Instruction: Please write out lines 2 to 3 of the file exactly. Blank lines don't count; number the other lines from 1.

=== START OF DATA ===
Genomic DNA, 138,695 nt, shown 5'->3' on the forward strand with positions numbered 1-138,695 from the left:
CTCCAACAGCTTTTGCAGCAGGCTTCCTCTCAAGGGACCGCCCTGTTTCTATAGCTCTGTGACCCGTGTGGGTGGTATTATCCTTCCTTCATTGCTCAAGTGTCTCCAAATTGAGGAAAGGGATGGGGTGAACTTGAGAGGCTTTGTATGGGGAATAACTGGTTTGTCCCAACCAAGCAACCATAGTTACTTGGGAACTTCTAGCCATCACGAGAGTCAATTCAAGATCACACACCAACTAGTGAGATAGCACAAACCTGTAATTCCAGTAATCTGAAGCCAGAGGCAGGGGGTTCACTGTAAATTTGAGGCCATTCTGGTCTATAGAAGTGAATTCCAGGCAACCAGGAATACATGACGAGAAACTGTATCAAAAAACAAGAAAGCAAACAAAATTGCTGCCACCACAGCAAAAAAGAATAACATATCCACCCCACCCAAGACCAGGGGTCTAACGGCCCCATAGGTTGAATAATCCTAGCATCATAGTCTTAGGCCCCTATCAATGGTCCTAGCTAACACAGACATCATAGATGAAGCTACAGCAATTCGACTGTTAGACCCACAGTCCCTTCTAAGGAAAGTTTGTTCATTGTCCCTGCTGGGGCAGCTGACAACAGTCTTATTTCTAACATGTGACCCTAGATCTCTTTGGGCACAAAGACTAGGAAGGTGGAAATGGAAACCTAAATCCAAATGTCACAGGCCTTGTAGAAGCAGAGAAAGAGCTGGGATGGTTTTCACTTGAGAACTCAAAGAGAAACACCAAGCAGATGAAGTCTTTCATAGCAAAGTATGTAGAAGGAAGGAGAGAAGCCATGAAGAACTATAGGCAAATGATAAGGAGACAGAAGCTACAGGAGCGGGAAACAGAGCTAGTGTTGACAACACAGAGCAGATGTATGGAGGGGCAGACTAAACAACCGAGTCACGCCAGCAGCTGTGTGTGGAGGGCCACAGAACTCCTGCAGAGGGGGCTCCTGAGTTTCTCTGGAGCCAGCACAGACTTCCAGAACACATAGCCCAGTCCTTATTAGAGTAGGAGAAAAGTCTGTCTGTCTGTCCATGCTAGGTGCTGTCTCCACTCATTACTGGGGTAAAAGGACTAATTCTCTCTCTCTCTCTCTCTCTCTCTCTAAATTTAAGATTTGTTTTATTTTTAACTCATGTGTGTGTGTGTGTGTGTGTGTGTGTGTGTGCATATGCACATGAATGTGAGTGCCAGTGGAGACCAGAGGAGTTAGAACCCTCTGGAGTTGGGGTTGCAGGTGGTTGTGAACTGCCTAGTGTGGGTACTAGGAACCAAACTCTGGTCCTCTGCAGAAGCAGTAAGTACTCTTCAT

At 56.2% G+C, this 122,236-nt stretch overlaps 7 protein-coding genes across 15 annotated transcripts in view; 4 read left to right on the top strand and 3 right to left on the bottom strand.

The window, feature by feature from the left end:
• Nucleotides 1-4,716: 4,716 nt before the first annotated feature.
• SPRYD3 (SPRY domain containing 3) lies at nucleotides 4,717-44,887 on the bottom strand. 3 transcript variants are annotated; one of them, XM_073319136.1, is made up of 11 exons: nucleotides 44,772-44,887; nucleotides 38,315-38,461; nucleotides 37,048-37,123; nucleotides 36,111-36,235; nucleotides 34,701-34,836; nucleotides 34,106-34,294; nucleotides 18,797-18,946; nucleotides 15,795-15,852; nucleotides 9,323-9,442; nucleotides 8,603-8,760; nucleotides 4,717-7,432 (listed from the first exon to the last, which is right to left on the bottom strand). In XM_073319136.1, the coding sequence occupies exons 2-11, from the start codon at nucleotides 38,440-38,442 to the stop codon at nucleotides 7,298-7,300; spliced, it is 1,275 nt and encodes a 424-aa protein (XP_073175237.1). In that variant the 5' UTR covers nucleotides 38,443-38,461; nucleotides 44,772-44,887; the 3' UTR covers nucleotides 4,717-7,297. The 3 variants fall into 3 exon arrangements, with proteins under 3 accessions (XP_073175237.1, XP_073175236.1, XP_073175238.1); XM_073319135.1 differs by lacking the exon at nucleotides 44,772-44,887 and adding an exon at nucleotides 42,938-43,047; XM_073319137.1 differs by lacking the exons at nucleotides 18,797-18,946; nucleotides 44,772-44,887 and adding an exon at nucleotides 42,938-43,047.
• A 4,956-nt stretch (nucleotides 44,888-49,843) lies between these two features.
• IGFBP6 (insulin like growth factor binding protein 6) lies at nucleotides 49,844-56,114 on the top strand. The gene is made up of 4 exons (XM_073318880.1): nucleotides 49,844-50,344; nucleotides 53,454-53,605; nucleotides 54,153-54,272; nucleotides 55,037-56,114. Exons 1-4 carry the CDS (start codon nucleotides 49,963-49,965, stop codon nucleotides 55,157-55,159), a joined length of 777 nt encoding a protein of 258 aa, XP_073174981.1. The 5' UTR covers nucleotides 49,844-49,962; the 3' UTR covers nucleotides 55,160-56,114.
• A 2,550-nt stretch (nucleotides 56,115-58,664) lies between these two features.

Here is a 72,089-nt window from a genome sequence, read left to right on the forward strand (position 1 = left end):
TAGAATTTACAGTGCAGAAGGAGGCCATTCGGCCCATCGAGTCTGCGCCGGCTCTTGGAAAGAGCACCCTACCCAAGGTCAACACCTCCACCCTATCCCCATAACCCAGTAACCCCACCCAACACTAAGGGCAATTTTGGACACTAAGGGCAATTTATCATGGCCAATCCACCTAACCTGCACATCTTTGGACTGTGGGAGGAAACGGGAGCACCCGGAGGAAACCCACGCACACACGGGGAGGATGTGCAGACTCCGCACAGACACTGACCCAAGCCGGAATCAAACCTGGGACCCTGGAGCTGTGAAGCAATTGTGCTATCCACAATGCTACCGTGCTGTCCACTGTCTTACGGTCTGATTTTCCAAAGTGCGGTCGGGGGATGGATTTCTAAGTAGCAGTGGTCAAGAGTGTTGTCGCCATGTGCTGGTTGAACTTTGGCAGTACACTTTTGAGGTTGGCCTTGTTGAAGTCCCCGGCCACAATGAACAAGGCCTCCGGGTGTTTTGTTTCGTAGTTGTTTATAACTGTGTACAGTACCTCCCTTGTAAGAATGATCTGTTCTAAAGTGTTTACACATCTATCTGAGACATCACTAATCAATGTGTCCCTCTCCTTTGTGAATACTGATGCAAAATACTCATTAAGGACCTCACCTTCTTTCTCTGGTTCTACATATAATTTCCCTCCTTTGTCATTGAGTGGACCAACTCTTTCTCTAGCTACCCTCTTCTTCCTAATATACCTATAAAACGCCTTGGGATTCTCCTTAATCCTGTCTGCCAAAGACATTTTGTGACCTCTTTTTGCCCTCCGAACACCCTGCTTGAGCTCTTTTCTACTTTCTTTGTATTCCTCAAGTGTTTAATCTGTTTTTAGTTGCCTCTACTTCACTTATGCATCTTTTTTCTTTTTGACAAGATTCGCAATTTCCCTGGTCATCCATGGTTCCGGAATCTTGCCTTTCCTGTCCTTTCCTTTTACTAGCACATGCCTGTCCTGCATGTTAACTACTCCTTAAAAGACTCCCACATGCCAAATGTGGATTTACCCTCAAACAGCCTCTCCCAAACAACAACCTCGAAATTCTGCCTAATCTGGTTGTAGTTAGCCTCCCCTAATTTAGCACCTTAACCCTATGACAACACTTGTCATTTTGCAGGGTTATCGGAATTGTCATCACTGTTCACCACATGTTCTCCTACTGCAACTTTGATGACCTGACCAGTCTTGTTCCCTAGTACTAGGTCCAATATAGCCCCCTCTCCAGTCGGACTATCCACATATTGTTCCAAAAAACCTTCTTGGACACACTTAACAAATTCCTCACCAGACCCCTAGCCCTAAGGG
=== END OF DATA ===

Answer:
CTCCAACAGCTTTTGCAGCAGGCTTCCTCTCAAGGGACCGCCCTGTTTCTATAGCTCTGTGACCCGTGTGGGTGGTATTATCCTTCCTTCATTGCTCAAGTGTCTCCAAATTGAGGAAAGGGATGGGGTGAACTTGAGAGGCTTTGTATGGGGAATAACTGGTTTGTCCCAACCAAGCAACCATAGTTACTTGGGAACTTCTAGCCATCACGAGAGTCAATTCAAGATCACACACCAACTAGTGAGATAGCACAAACCTGTAATTCCAGTAATCTGAAGCCAGAGGCAGGGGGTTCACTGTAAATTTGAGGCCATTCTGGTCTATAGAAGTGAATTCCAGGCAACCAGGAATACATGACGAGAAACTGTATCAAAAAACAAGAAAGCAAACAAAATTGCTGCCACCACAGCAAAAAAGAATAACATATCCACCCCACCCAAGACCAGGGGTCTAACGGCCCCATAGGTTGAATAATCCTAGCATCATAGTCTTAGGCCCCTATCAATGGTCCTAGCTAACACAGACATCATAGATGAAGCTACAGCAATTCGACTGTTAGACCCACAGTCCCTTCTAAGGAAAGTTTGTTCATTGTCCCTGCTGGGGCAGCTGACAACAGTCTTATTTCTAACATGTGACCCTAGATCTCTTTGGGCACAAAGACTAGGAAGGTGGAAATGGAAACCTAAATCCAAATGTCACAGGCCTTGTAGAAGCAGAGAAAGAGCTGGGATGGTTTTCACTTGAGAACTCAAAGAGAAACACCAAGCAGATGAAGTCTTTCATAGCAAAGTATGTAGAAGGAAGGAGAGAAGCCATGAAGAACTATAGGCAAATGATAAGGAGACAGAAGCTACAGGAGCGGGAAACAGAGCTAGTGTTGACAACACAGAGCAGATGTATGGAGGGGCAGACTAAACAACCGAGTCACGCCAGCAGCTGTGTGTGGAGGGCCACAGAACTCCTGCAGAGGGGGCTCCTGAGTTTCTCTGGAGCCAGCACAGACTTCCAGAACACATAGCCCAGTCCTTATTAGAGTAGGAGAAAAGTCTGTCTGTCTGTCCATGCTAGGTGCTGTCTCCACTCATTACTGGGGTAAAAGGACTAATTCTCTCTCTCTCTCTCTCTCTCTCTCTAAATTTAAGATTTGTTTTATTTTTAACTCATGTGTGTGTGTGTGTGTGTGTGTGTGTGTGTGCATATGCACATGAATGTGAGTGCCAGTGGAGACCAGAGGAGTTAGAACCCTCTGGAGTTGGGGTTGCAGGTGGTTGTGAACTGCCTAGTGTGGGTACTAGGAACCAAACTCTGGTCCTCTGCAGAAGCAGTAAGTACTCTTCAT

At 56.2% G+C, this 122,236-nt stretch overlaps 7 protein-coding genes across 15 annotated transcripts in view; 4 read left to right on the top strand and 3 right to left on the bottom strand.